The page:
Olympus E-M5 Mark II : Part 1

Problem Statement

I was planning a trip to Germany and Italy in the summer. I had a bunch of expensive and heavy camera gear that I wanted to bring to take pictures, but the thought of carrying it all around with me sounded crazy.

I was going for a wedding so I needed normal focal length. I was also going to travel and wanted a little bit of reach and maybe some ultra wide stuff.

The most important part, though, was quality of image. I like looking back on my photos in the future and seeing where I’ve been.

Was there a solution out there that could accomplish roughly the same quality as my Nikon gear but weigh less and be cheaper?

The short answer

Yes.

The full story

I went to the store to look at the Fuji X-T1. My friend FlannelForBreakfast had bought one and traded in his Canon gear to do everything with the Fuji. While in the store I checked out the Sony, but it was almost as heavy as my Nikon and had a higher price tag. The salesman also said I should look at the Olympus. I fell in love with the Olympus almost immediately, some of the reasons are pretty silly, so bear with me.

Firstly, the E-M5ii has a fully articulating screen. This means you can turn it up so you don’t ahve the LCD in your face at all times. On digitial cameras, the LCDs are known for eating up a ton of the battery power. Hiding the LCD means better battery performance. Also, for some reason, this made the camera feel more robust.

Secondly, the camera comes in a chrome finish which makes it look like an old Olympus OM, hiding the fact that it is a digital camera. Also, I felt like this was a very cool looking color.

Thirdly, the E-M5ii is an Micro Four Thirds(MFT) mount. This means I can mount lenses made from multiple different manufacturers. When you buy a Fuji you are somewhat limited by what they offer, when you buy Sony, you have more options, but they keep changing the mount, and they don’t always develop lenses as fast. The current ecosystem of lenses for the MFT system is actually pretty diverse. Since the platform is adopted by both Olympus and Panasonic you can get some interesting combinations. For example, there is a Leica designed, Panasonic manufactured 42.5mm f1.2 lens that is just amazing.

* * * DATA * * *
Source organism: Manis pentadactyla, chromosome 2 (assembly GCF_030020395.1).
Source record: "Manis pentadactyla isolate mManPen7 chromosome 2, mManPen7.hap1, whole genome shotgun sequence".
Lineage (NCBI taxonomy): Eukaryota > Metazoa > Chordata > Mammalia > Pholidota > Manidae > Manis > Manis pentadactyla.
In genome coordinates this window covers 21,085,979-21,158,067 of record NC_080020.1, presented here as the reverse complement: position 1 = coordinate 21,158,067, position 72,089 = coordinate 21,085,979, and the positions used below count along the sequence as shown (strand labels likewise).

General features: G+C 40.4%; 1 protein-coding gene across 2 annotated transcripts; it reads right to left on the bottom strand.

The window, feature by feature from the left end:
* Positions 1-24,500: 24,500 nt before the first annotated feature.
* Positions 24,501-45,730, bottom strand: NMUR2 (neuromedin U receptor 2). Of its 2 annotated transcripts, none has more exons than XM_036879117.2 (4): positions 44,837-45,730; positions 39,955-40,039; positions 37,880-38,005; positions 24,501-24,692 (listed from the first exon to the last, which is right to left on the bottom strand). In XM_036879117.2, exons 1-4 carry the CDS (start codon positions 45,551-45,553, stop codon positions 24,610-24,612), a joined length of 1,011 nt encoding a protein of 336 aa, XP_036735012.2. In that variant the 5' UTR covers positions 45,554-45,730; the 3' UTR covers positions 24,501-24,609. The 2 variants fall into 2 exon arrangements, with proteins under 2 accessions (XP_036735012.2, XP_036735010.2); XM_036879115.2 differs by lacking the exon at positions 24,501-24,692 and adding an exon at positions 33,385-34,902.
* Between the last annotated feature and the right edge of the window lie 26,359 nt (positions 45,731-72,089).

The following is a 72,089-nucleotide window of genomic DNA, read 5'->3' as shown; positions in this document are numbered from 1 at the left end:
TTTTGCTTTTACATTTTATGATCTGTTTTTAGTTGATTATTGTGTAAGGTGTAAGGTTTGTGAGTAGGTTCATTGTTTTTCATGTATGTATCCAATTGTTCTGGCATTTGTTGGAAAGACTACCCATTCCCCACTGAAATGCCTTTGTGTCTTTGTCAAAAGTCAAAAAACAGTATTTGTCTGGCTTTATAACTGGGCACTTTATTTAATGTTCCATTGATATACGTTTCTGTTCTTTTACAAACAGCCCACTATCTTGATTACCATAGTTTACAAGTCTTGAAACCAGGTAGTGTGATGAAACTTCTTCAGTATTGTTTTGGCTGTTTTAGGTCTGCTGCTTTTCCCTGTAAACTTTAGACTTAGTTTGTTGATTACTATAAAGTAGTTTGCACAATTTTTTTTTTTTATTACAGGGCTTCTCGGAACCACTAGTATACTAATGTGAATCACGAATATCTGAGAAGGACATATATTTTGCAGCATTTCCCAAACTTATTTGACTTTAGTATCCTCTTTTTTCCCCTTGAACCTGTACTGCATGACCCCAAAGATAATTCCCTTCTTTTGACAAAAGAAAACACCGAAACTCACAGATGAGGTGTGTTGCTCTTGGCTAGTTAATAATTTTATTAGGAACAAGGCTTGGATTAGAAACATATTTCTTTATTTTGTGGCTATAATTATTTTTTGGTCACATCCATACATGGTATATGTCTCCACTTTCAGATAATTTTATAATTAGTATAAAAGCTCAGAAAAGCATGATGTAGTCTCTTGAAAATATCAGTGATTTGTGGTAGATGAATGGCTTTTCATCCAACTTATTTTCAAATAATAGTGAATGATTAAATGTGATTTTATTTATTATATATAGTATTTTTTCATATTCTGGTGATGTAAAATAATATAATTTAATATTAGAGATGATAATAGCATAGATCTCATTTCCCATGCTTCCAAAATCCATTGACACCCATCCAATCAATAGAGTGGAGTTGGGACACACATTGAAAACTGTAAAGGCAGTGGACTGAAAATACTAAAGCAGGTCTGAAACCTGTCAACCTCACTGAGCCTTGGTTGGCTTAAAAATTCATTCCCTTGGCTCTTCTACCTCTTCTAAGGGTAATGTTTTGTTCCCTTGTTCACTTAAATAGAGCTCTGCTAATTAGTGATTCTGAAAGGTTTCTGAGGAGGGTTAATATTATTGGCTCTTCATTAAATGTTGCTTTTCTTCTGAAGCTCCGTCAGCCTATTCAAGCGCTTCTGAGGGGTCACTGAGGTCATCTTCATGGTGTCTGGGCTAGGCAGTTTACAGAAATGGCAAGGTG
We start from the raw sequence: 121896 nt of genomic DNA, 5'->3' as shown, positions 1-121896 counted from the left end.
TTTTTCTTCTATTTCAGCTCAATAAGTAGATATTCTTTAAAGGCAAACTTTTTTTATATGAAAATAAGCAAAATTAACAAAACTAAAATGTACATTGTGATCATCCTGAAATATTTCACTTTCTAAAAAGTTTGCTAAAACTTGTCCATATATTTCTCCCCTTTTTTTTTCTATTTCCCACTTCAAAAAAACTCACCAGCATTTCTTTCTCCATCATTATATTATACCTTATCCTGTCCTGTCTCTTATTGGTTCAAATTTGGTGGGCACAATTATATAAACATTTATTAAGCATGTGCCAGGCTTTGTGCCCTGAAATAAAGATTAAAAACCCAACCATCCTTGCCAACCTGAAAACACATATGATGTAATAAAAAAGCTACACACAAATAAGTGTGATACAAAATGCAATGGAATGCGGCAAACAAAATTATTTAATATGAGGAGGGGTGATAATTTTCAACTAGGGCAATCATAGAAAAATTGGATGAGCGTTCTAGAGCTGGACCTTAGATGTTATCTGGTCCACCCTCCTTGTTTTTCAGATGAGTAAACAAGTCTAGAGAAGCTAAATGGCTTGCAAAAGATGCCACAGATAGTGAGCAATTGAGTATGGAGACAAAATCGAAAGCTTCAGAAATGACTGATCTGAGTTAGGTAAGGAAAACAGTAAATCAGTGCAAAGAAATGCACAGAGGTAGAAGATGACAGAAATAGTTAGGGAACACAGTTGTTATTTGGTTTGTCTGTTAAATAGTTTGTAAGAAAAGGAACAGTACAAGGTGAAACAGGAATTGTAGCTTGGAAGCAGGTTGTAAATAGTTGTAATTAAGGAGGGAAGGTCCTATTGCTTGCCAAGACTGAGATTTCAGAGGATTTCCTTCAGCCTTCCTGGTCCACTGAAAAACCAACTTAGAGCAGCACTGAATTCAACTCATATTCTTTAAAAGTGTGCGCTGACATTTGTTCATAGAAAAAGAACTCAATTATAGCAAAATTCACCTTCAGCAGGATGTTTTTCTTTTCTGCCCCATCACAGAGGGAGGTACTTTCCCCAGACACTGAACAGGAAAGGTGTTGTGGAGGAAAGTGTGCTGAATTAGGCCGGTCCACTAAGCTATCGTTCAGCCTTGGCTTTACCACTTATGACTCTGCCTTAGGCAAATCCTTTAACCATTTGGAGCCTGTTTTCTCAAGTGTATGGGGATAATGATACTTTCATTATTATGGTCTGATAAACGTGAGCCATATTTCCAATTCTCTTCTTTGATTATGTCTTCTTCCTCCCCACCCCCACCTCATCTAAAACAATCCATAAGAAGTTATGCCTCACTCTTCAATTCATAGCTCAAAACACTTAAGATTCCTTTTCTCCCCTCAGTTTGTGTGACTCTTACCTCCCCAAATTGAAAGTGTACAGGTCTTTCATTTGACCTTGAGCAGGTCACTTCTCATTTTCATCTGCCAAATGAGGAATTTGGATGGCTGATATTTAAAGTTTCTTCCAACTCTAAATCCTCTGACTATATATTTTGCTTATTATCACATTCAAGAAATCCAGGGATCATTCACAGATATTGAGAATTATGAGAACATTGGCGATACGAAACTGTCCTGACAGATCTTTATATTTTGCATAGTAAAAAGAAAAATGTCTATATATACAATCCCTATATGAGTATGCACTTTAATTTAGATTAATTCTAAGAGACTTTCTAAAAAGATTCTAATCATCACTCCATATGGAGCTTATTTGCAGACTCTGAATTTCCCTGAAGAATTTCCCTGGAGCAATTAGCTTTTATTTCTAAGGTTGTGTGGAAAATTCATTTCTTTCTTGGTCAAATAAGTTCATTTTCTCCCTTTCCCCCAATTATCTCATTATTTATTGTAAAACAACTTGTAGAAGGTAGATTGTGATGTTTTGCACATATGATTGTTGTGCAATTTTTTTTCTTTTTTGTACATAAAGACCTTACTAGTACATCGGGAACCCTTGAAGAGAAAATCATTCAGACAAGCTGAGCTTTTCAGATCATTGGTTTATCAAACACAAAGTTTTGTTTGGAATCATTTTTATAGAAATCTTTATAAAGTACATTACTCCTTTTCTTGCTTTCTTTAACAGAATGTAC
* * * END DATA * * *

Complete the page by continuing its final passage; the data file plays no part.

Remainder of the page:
Fourthly, the E-M5ii is weather sealed. Now, I still cover it, but it is supposed to be pretty durable. This durability is a large factor when traveling. Having a camera that can hold up to a little bit of abuse is always a good thing.

Fifthly, The E-M5ii is significantly less expensive than my Nikon. The body was just over $1000 but it is now found under $800 at times. The professional lenses all cost around $1000 compared to the Nikon lenses that are easily double that. If I lose my camera or break it, I feel less guilty knowing it costs less to replace.

Sixthly, the camera is small and light. Compared to my Nikon it is easily a third the size and probably less than half the weight. This is very handy for hiking, traveling, or just fitting into a bag. I’ve been very happy with the amount of gear that is still portable.

Lucky number seven, the camera’s pictures were close enough in quality to the Nikon that I felt I could get away with it for traveling. Now there are some cases where this isn’t the case, and I’ll get into that later, but in general, the camera took really crisp, clean pictures

To be continued. I started writing this post a while ago and while there are many more things I have to say, I decided to break it up a bit. This is only part one of many

D600 Shutter Speed

The D600 is a great camera and my first full frame camera. I’ve had it for several years now but to be honest, I haven’t taken the time to become an expert in the use of the camera. As a traditionalist I’ve used the different modes on the camera but only recently have I ventured into some of the other modes and advanced metering modes.

Over the past couple of months I’ve shot several cheerleading events. When I shoot these events I normally take the pictures and convert them quickly to JPEG for the coaches to review. I started shooting directly in JPEG fine. I could fit more pictures on the card and it seemed like camera could take them quicker. The problem was that at NCA nationals I wanted higher quality images so I wanted to shoot raw.